Continuing a trend from recent years, the 2019 MLB season was dominated by a record amount of home runs hit across the sport. The Los Angeles Dodgers set a franchise and National League mark with 279 home runs during the regular season, surpassing the Houston Astros’ total of 249 in 2000.
The Dodgers overall finished fourth in the league behind the Minnesota Twins (307), New York Yankees (306) and Houston Astros (288). L.A. had 11 different players reach the double-digit mark on the year, which represented yet another franchise and NL record as well.
Some players have spoken out regarding the power surge that has taken the league by storm in previous years, asserting that the baseballs are juiced. And while MLB commissioner Rob Manfred has repeatedly denied those claims, the game balls have again become a topic of focus during the 2019 NLDS.
Dodgers manager Dave Roberts is under the impression that the baseballs differ in comparison to the ones used during the regular season. “Yeah, it’s interesting,” Roberts began.
“There are a couple balls that I felt that — I don’t know the weather patterns of D.C., but that maybe you see the trajectory and the sound and it doesn’t seem like it’s traveling — even the Cody ball that it seems like that ball, other times during the year, might have went out or went a little bit deeper in the ballpark.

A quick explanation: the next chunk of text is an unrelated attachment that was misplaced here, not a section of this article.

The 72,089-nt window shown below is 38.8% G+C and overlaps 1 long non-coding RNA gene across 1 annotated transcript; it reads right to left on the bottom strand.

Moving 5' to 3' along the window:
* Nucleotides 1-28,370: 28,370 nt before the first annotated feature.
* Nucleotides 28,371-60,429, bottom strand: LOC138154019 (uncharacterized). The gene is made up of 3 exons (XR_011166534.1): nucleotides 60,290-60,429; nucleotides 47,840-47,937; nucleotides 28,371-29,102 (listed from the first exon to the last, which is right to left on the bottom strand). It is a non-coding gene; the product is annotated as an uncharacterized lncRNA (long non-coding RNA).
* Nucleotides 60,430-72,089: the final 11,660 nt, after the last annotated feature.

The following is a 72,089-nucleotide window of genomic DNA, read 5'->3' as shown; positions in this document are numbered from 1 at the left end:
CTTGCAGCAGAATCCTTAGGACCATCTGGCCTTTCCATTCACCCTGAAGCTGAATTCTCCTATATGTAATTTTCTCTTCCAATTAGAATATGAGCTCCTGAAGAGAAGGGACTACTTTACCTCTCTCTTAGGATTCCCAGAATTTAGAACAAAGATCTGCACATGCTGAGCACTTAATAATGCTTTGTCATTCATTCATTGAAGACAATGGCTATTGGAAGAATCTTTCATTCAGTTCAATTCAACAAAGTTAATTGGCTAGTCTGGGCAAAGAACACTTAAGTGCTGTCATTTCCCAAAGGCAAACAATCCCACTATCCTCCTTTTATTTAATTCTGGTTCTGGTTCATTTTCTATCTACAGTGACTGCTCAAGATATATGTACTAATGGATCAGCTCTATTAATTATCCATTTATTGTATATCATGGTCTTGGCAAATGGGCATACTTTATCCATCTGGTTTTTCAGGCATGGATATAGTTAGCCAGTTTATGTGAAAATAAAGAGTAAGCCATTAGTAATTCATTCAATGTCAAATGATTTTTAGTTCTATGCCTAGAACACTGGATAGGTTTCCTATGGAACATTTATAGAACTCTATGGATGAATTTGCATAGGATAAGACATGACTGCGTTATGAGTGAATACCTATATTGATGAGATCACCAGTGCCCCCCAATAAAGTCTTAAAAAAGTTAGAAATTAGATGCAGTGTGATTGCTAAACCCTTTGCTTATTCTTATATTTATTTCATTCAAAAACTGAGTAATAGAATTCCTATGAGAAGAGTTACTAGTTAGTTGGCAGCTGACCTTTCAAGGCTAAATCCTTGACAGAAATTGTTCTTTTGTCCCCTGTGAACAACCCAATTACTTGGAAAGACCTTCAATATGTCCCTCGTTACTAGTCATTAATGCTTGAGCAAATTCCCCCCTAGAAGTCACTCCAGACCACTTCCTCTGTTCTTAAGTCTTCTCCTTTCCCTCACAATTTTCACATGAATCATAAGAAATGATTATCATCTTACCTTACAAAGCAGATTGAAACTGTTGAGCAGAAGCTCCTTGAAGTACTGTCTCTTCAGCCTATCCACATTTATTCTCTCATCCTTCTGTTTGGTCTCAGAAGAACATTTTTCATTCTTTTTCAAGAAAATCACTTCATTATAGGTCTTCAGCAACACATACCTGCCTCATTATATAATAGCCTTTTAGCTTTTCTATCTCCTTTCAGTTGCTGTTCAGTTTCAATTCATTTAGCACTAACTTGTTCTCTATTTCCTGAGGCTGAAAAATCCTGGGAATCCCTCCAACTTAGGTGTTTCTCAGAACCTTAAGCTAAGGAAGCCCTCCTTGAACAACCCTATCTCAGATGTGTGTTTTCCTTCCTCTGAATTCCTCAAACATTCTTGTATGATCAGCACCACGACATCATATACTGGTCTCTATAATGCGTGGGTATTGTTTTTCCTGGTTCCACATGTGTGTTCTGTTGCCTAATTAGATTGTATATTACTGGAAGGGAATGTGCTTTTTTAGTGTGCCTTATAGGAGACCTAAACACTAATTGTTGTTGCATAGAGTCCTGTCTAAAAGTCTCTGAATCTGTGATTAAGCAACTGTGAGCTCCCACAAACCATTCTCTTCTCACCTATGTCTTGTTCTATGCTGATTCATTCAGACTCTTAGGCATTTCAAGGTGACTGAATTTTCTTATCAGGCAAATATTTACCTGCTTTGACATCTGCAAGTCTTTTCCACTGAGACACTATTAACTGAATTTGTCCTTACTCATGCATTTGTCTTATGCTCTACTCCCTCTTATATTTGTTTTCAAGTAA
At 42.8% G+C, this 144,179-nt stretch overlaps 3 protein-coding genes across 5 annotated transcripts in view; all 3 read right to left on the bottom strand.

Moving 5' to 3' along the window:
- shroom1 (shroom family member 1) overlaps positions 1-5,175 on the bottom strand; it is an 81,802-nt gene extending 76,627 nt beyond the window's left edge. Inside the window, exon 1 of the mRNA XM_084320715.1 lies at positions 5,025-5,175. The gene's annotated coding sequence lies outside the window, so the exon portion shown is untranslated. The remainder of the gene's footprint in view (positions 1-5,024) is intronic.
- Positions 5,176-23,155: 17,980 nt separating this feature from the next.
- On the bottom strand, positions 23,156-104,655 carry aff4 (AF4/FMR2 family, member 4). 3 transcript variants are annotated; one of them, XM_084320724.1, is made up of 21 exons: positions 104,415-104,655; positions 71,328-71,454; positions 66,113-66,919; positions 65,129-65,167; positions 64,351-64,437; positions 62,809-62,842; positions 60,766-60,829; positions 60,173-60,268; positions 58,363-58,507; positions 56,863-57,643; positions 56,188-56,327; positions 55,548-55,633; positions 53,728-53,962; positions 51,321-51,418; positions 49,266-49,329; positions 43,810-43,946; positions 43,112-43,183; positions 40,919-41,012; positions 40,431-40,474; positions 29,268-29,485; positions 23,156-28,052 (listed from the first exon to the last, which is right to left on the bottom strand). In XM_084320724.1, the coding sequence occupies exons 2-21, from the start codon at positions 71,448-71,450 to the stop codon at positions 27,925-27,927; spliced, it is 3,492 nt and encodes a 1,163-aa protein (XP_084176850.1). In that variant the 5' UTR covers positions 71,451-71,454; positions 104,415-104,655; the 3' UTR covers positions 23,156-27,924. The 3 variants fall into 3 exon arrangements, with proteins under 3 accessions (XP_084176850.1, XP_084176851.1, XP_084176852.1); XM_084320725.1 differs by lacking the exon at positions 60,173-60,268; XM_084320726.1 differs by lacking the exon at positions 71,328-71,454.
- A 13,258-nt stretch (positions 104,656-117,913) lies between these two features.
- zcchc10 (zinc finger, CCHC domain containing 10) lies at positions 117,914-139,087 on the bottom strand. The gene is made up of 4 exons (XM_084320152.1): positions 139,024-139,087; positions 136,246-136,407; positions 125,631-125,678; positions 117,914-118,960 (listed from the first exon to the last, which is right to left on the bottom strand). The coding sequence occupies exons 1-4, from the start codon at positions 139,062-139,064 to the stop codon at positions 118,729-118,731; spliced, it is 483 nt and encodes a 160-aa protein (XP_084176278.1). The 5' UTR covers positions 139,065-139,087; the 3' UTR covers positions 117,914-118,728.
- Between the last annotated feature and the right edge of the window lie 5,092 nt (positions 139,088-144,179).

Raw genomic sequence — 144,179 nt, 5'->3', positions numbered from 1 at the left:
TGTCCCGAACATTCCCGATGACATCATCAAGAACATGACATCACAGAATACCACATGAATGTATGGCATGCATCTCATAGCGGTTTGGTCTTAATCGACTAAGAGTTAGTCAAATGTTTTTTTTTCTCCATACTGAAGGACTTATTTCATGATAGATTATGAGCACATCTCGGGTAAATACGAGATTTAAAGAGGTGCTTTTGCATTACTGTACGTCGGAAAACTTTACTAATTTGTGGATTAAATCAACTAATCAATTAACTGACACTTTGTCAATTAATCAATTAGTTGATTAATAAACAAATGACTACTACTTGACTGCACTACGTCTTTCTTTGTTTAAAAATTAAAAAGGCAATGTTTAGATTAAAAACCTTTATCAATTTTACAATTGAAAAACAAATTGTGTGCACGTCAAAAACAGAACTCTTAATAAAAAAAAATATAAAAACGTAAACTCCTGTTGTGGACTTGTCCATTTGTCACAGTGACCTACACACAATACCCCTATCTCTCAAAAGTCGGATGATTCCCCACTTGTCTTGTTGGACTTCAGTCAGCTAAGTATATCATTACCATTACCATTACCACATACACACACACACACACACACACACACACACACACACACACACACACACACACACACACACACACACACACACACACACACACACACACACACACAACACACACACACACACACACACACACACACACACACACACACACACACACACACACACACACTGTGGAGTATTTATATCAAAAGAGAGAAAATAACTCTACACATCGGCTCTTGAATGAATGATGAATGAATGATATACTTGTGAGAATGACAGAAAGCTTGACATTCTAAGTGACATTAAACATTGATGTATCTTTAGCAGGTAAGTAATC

“So I’m sure there’s going to be some digging on that, but yeah, it seems a little different.”
A total of nine home runs have been hit through the first four games of the NLDS, but as Roberts noted, there were multiple of instances in which fly balls simply didn’t carry over the fence.
Max Muncy’s eighth inning fly out in Game 4 left his bat at an exit velocity of 107 mph and traveled an estimated 402 feet, according to MLB’s Statcast. Similar batted balls have translated to home runs roughly 96% of the time during the 2019 season.
Even if Roberts’ suspicion proves true and the baseballs have changed, he feels that the Dodgers’ lineup will actually benefit given their tendency to hit fly balls. “I know that we do a good job of elevating the baseball,” he said.
“Max (Scherzer) is a strikeout-fly ball pitcher. So to get a couple extra feet on the baseball would certainly help us. But I think that, yeah, all things being equal, I definitely like our talent.”